What is a Novella and should I write one?


What is a Novella?

A Novella is a short novel, usually between 20,000 and 50,000 words in length.

Should I write one?

Yes. Well in fact I already have. This post is really a personal reflection on why I and potentially other indie authors tend to deny that the products of their hard work are actually novellas and NOT novels.

I released my first book Ruthless in February 2014. The book is the first in a supernatural-action trilogy and it took me three long years to write (mainly because I didn’t do it very often).

It comes in at an underwhelming 48,888 words- including the dedication, acknowledgements, etc. When I gave it to friends to proof read, the faster readers of the group finished it in less than a day. Although that was extremely handy for me and my proofing process, it also felt like a kick in the guts –three years of writing, condensed into just a few hours of reading.

Being a brand spanking new author didn’t help. I felt like I had something to prove. I told people it was a novel, I marketed it as a novel and I defined it as a novel.

It is not a novel. It is a novella but now I realise that is a good thing!

There are some fantastic novellas out there and many of the classics you will know:

Frankenstein by Mary Shelley (166 pages): This novel about an ambitious scientist who conducts an unorthodox experiment and creates a “monster” is an early example of gothic horror writing during the Romantic period.

The Metamorphosis by Franz Kafka (55 pages): No one should miss Kafka’s tale of a man who wakes up one morning to discover that he has been transformed into a gigantic bug.

The Great Gatsby by F. Scott Fitzgerald (180 pages):For those of you who haven’t read this book, get to it! It’s only 180 pages. This classic, referred to by some as “the Great American Novel” is about a man who lets his love obsession get the better of him, and it ultimately leads to his demise

The Awakening by Kate Chopin (128 pages): This novel focuses on a woman who is trying to reconcile her views on femininity and motherhood with those of the very conservative South. It does not have a happy ending.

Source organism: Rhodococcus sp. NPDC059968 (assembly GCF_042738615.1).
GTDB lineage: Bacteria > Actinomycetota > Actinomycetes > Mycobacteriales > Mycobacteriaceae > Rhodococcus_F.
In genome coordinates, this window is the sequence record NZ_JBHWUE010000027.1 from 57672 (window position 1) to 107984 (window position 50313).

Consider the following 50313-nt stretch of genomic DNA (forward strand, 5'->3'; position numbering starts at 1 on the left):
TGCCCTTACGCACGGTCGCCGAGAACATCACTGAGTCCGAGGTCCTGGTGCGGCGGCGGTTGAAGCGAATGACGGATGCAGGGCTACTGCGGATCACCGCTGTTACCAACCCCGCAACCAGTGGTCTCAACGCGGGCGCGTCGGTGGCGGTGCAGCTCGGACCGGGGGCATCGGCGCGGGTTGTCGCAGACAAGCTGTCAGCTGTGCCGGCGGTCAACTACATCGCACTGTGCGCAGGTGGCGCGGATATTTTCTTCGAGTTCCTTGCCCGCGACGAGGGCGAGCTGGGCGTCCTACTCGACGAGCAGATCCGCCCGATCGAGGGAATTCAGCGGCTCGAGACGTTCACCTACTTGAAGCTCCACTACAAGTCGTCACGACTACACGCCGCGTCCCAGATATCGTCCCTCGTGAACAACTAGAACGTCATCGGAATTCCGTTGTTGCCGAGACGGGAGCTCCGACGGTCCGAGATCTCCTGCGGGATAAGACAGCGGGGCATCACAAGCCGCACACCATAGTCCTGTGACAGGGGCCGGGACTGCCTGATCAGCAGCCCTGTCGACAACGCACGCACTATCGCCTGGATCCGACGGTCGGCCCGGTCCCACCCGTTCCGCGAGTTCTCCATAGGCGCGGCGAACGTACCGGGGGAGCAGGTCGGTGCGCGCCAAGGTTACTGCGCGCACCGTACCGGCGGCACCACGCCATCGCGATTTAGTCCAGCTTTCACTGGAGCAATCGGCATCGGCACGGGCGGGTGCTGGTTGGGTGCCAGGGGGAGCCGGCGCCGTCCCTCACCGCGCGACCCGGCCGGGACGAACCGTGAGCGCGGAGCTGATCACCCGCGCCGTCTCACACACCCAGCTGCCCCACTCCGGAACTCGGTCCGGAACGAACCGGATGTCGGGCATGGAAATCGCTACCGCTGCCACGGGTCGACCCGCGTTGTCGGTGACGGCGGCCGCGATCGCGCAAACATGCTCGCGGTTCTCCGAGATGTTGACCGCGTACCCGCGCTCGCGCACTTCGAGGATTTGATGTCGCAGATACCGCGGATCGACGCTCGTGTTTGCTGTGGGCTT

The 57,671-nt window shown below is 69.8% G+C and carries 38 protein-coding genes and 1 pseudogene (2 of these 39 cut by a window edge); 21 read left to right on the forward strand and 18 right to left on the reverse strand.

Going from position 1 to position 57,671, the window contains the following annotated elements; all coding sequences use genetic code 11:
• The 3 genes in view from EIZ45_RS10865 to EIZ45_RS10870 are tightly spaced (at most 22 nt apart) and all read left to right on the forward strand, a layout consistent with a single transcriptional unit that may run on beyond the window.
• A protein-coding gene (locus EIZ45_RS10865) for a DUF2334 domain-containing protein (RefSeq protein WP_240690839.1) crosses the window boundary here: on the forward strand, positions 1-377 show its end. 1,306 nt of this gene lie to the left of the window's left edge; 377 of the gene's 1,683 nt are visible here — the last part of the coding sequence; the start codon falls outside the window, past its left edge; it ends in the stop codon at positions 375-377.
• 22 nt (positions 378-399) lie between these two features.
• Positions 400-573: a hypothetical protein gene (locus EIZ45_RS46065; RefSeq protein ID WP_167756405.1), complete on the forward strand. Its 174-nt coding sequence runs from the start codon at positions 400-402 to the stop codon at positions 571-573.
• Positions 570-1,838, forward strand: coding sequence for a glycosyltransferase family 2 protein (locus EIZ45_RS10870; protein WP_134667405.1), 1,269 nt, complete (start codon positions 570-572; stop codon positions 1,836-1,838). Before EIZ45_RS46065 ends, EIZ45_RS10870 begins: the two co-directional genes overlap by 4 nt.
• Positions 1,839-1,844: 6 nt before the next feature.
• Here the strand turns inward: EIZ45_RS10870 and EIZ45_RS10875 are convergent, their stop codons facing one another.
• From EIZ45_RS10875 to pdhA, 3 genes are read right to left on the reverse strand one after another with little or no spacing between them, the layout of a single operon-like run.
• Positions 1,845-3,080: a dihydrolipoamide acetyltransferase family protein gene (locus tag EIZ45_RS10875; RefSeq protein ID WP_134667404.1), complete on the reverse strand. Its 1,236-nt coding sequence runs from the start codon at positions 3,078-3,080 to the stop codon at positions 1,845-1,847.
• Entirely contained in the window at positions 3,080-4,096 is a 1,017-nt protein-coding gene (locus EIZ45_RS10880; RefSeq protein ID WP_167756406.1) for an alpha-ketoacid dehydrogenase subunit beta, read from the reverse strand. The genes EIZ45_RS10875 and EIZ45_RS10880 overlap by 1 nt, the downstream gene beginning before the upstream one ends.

The Big Sleep by Raymond Chandler (144 pages): This crime novel features Chandler’s famous character PI Philip Marlowe. An old man is being blackmailed and he wants Marlowe to make it stop.

War of the Worlds by H.G. Wells (160 pages): This classic science fiction novel about alien invasion is where so many bad book adaptations get their ideas. (Don’t watch the movies! Read this book instead!)

Breakfast at Tiffany’s by Truman Capote (160 pages): This novella is fairly different from the movie version (the male protagonist is gay…pretty big difference) and Capote’s prose is simply stunning, so even if you’ve seen the movie, this is still worth the read!

Animal Farm by George Orwell (140 pages): Orwell’s novella is an allegory for the Russian Revolution, and the hypocrisy of the newly-instilled leaders. Of course, it’s overtly political, and uses talking pigs, sheep, and horses to illustrate Orwell’s viewpoints.

If it’s good enough for old George, then it is good enough for me. I write short books that are action packed, easy to read and just as good as any novel.

Ruthless by Esther Krogdahl (288 pages): When career-driven Ruth lands a seemingly perfect job at GlobalCore- a chic yet mysterious global corporation, she prepares to dish out her cold and merciless brand of human resource management. But there is something different about this company. Ruth finds herself climbing the corporate ladder but this time as a matter of life or death. She must compete with angels wearing Armani as she struggles with her new eternal occupation that redefines “employee termination”.

I have almost finished the second in the Ruthless trilogy- Heartless, which will end up around the 45-50,000 mark also. This time, I’ll be marketing the book as a novella- loud and proud.

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